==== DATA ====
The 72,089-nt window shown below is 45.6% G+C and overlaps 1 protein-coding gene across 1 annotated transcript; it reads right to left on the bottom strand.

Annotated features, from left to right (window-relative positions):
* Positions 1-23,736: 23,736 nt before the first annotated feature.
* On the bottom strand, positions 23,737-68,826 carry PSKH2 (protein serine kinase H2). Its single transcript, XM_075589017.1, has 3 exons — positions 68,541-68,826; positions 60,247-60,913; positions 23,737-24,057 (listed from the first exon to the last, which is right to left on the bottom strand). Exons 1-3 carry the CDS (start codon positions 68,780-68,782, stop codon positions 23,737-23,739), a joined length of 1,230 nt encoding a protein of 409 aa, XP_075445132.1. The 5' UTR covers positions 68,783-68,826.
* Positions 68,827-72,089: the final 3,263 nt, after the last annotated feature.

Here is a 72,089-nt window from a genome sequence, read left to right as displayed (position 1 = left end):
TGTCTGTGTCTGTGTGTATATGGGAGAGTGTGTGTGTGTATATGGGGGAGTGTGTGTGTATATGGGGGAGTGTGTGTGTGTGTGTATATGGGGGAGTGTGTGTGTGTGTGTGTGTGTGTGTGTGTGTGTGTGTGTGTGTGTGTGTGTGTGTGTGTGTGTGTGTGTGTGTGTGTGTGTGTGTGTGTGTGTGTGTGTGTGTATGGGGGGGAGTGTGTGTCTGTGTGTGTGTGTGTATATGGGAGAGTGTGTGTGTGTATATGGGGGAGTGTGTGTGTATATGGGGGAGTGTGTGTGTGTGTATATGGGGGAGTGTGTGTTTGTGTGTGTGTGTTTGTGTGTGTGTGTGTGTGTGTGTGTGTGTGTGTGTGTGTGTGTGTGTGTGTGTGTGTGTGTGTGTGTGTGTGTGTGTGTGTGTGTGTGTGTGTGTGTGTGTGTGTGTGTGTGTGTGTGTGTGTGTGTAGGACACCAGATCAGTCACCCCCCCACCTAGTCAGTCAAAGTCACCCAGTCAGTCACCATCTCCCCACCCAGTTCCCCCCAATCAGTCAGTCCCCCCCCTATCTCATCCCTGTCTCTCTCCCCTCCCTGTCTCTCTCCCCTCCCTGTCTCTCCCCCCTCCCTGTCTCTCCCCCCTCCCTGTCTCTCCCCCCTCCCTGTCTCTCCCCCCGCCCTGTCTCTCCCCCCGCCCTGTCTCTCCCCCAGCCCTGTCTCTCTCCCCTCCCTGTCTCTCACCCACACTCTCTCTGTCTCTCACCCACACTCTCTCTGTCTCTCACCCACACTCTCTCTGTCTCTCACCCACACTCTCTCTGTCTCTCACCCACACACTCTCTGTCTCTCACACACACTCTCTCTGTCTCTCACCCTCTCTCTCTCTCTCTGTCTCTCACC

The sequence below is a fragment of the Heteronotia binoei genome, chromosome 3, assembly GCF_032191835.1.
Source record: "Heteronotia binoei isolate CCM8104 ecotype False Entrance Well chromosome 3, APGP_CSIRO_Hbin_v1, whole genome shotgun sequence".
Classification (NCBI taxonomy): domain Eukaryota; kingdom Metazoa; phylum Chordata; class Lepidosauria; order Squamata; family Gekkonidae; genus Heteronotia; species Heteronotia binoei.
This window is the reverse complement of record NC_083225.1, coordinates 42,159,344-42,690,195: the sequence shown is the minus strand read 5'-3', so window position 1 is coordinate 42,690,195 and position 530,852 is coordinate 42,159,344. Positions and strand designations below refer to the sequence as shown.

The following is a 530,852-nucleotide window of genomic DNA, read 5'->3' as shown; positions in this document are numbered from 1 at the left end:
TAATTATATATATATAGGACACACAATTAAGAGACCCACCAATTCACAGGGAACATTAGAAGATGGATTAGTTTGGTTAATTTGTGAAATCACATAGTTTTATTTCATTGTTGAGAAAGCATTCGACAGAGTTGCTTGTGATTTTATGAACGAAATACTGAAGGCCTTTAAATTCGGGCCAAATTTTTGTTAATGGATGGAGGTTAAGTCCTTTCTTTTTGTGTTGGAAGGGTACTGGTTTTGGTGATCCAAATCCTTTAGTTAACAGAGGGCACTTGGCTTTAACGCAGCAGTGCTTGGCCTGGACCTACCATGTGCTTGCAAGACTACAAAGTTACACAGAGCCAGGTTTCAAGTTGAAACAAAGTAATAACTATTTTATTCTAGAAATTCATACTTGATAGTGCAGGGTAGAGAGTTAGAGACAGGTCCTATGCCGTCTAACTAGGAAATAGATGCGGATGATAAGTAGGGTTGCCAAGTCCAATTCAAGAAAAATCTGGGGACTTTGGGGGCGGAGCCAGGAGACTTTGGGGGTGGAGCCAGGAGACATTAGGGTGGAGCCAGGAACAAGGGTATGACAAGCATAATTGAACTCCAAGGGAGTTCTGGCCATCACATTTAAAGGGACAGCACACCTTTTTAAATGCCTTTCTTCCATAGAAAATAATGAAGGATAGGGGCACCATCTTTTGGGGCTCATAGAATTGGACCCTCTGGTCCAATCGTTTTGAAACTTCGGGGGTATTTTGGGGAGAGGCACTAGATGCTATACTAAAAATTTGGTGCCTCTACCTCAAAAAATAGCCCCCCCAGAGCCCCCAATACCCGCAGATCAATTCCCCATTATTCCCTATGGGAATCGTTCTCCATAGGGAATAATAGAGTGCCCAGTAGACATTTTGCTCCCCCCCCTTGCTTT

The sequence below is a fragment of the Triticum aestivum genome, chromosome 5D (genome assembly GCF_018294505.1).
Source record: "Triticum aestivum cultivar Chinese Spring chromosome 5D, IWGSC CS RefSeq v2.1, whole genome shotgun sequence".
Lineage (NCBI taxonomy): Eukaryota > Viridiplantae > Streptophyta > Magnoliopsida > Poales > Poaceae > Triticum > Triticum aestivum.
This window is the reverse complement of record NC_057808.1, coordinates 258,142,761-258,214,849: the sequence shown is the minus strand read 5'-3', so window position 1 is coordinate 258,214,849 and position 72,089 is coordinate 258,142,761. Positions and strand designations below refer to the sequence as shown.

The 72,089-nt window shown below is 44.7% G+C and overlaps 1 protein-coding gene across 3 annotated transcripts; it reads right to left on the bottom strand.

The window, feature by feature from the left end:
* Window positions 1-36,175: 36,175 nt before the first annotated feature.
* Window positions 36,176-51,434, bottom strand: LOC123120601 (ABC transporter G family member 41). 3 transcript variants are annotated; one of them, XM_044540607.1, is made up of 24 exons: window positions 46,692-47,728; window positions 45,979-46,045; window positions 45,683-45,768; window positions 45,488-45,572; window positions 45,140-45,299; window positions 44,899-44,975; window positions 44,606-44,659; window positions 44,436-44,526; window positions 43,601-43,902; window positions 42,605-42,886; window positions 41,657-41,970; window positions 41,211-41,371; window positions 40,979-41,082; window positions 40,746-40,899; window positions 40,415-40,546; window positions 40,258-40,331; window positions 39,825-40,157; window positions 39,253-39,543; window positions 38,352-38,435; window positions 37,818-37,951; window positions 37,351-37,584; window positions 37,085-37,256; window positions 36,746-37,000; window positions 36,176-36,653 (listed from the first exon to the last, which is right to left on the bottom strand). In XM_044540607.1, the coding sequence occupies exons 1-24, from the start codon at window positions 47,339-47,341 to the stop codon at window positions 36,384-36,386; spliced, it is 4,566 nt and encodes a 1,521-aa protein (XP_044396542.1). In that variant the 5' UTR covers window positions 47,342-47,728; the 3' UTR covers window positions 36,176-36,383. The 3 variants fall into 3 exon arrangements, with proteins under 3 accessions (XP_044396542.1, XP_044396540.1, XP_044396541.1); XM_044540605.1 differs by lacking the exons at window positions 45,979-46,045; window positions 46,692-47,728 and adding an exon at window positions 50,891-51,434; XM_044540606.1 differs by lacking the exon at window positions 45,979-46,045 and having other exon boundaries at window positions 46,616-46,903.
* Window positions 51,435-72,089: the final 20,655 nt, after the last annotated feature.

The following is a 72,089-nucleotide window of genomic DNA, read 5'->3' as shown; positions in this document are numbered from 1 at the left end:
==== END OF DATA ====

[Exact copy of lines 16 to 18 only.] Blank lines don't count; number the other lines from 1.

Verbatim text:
Lineage (NCBI taxonomy): Eukaryota > Viridiplantae > Streptophyta > Magnoliopsida > Poales > Poaceae > Triticum > Triticum aestivum.
This window is the reverse complement of record NC_057808.1, coordinates 258,142,761-258,214,849: the sequence shown is the minus strand read 5'-3', so window position 1 is coordinate 258,214,849 and position 72,089 is coordinate 258,142,761. Positions and strand designations below refer to the sequence as shown.

The 72,089-nt window shown below is 44.7% G+C and overlaps 1 protein-coding gene across 3 annotated transcripts; it reads right to left on the bottom strand.